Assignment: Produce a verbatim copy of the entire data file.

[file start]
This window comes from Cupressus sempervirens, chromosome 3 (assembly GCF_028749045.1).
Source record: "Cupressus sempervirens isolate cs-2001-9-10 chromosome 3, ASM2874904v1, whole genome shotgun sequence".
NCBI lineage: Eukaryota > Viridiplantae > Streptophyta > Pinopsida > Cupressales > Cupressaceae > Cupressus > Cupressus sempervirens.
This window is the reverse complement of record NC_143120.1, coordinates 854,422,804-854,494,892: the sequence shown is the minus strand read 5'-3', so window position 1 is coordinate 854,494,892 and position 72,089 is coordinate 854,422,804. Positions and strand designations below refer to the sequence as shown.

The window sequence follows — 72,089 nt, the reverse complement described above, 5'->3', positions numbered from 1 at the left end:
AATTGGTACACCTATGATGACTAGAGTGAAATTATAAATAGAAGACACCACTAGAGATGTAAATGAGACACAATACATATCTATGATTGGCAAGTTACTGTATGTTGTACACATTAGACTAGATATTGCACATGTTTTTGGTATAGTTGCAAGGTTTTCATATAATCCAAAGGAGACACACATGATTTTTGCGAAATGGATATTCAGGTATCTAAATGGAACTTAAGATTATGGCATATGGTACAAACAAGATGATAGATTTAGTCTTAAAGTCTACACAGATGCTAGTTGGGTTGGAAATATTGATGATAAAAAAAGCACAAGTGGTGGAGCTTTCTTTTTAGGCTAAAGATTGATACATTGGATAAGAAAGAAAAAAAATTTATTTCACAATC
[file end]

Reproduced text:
This window comes from Cupressus sempervirens, chromosome 3 (assembly GCF_028749045.1).
Source record: "Cupressus sempervirens isolate cs-2001-9-10 chromosome 3, ASM2874904v1, whole genome shotgun sequence".
NCBI lineage: Eukaryota > Viridiplantae > Streptophyta > Pinopsida > Cupressales > Cupressaceae > Cupressus > Cupressus sempervirens.
This window is the reverse complement of record NC_143120.1, coordinates 854,422,804-854,494,892: the sequence shown is the minus strand read 5'-3', so window position 1 is coordinate 854,494,892 and position 72,089 is coordinate 854,422,804. Positions and strand designations below refer to the sequence as shown.

The window sequence follows — 72,089 nt, the reverse complement described above, 5'->3', positions numbered from 1 at the left end:
AATTGGTACACCTATGATGACTAGAGTGAAATTATAAATAGAAGACACCACTAGAGATGTAAATGAGACACAATACATATCTATGATTGGCAAGTTACTGTATGTTGTACACATTAGACTAGATATTGCACATGTTTTTGGTATAGTTGCAAGGTTTTCATATAATCCAAAGGAGACACACATGATTTTTGCGAAATGGATATTCAGGTATCTAAATGGAACTTAAGATTATGGCATATGGTACAAACAAGATGATAGATTTAGTCTTAAAGTCTACACAGATGCTAGTTGGGTTGGAAATATTGATGATAAAAAAAGCACAAGTGGTGGAGCTTTCTTTTTAGGCTAAAGATTGATACATTGGATAAGAAAGAAAAAAAATTTATTTCACAATC